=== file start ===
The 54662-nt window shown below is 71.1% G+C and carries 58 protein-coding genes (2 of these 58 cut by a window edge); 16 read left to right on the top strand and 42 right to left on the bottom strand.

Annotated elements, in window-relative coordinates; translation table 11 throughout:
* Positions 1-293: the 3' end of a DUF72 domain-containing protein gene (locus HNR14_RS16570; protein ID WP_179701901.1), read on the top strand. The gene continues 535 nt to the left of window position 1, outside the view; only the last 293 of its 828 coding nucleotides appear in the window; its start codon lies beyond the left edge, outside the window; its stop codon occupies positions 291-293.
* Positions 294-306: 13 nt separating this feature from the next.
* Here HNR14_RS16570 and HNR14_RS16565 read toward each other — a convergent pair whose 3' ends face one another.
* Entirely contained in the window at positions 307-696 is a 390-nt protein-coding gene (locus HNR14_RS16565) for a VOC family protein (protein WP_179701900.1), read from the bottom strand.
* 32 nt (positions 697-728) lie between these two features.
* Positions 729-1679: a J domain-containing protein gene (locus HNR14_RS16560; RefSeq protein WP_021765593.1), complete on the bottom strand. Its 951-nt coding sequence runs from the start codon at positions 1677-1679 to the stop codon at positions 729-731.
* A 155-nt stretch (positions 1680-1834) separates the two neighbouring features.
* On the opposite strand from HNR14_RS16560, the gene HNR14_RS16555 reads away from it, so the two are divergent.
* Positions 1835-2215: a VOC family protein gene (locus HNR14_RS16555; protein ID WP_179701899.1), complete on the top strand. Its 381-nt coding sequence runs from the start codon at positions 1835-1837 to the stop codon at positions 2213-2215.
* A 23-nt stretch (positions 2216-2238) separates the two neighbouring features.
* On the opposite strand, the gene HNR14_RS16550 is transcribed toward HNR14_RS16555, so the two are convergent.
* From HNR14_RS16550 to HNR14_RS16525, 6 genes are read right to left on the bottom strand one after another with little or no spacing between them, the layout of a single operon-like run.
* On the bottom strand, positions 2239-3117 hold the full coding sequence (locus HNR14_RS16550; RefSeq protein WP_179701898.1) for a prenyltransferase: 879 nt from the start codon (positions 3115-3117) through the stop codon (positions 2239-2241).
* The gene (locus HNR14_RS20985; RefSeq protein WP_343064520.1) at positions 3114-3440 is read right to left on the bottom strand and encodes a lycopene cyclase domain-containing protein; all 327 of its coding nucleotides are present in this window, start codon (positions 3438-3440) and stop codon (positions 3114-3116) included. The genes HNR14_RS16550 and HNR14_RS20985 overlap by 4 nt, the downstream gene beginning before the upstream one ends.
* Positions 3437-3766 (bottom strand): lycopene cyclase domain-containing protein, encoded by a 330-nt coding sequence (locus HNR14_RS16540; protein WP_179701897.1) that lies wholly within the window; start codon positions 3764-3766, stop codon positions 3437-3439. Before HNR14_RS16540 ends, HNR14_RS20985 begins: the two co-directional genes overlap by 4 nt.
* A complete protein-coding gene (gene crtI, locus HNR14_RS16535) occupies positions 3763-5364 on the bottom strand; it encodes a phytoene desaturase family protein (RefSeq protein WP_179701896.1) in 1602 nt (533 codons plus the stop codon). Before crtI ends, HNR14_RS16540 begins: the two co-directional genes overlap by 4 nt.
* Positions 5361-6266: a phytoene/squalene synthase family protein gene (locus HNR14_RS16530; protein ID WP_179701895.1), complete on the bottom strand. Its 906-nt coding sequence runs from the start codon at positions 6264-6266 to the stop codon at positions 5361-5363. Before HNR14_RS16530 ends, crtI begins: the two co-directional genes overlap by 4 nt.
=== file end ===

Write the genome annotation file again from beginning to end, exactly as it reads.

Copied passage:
The 54662-nt window shown below is 71.1% G+C and carries 58 protein-coding genes (2 of these 58 cut by a window edge); 16 read left to right on the top strand and 42 right to left on the bottom strand.

Annotated elements, in window-relative coordinates; translation table 11 throughout:
* Positions 1-293: the 3' end of a DUF72 domain-containing protein gene (locus HNR14_RS16570; protein ID WP_179701901.1), read on the top strand. The gene continues 535 nt to the left of window position 1, outside the view; only the last 293 of its 828 coding nucleotides appear in the window; its start codon lies beyond the left edge, outside the window; its stop codon occupies positions 291-293.
* Positions 294-306: 13 nt separating this feature from the next.
* Here HNR14_RS16570 and HNR14_RS16565 read toward each other — a convergent pair whose 3' ends face one another.
* Entirely contained in the window at positions 307-696 is a 390-nt protein-coding gene (locus HNR14_RS16565) for a VOC family protein (protein WP_179701900.1), read from the bottom strand.
* 32 nt (positions 697-728) lie between these two features.
* Positions 729-1679: a J domain-containing protein gene (locus HNR14_RS16560; RefSeq protein WP_021765593.1), complete on the bottom strand. Its 951-nt coding sequence runs from the start codon at positions 1677-1679 to the stop codon at positions 729-731.
* A 155-nt stretch (positions 1680-1834) separates the two neighbouring features.
* On the opposite strand from HNR14_RS16560, the gene HNR14_RS16555 reads away from it, so the two are divergent.
* Positions 1835-2215: a VOC family protein gene (locus HNR14_RS16555; protein ID WP_179701899.1), complete on the top strand. Its 381-nt coding sequence runs from the start codon at positions 1835-1837 to the stop codon at positions 2213-2215.
* A 23-nt stretch (positions 2216-2238) separates the two neighbouring features.
* On the opposite strand, the gene HNR14_RS16550 is transcribed toward HNR14_RS16555, so the two are convergent.
* From HNR14_RS16550 to HNR14_RS16525, 6 genes are read right to left on the bottom strand one after another with little or no spacing between them, the layout of a single operon-like run.
* On the bottom strand, positions 2239-3117 hold the full coding sequence (locus HNR14_RS16550; RefSeq protein WP_179701898.1) for a prenyltransferase: 879 nt from the start codon (positions 3115-3117) through the stop codon (positions 2239-2241).
* The gene (locus HNR14_RS20985; RefSeq protein WP_343064520.1) at positions 3114-3440 is read right to left on the bottom strand and encodes a lycopene cyclase domain-containing protein; all 327 of its coding nucleotides are present in this window, start codon (positions 3438-3440) and stop codon (positions 3114-3116) included. The genes HNR14_RS16550 and HNR14_RS20985 overlap by 4 nt, the downstream gene beginning before the upstream one ends.
* Positions 3437-3766 (bottom strand): lycopene cyclase domain-containing protein, encoded by a 330-nt coding sequence (locus HNR14_RS16540; protein WP_179701897.1) that lies wholly within the window; start codon positions 3764-3766, stop codon positions 3437-3439. Before HNR14_RS16540 ends, HNR14_RS20985 begins: the two co-directional genes overlap by 4 nt.
* A complete protein-coding gene (gene crtI, locus HNR14_RS16535) occupies positions 3763-5364 on the bottom strand; it encodes a phytoene desaturase family protein (RefSeq protein WP_179701896.1) in 1602 nt (533 codons plus the stop codon). Before crtI ends, HNR14_RS16540 begins: the two co-directional genes overlap by 4 nt.
* Positions 5361-6266: a phytoene/squalene synthase family protein gene (locus HNR14_RS16530; protein ID WP_179701895.1), complete on the bottom strand. Its 906-nt coding sequence runs from the start codon at positions 6264-6266 to the stop codon at positions 5361-5363. Before HNR14_RS16530 ends, crtI begins: the two co-directional genes overlap by 4 nt.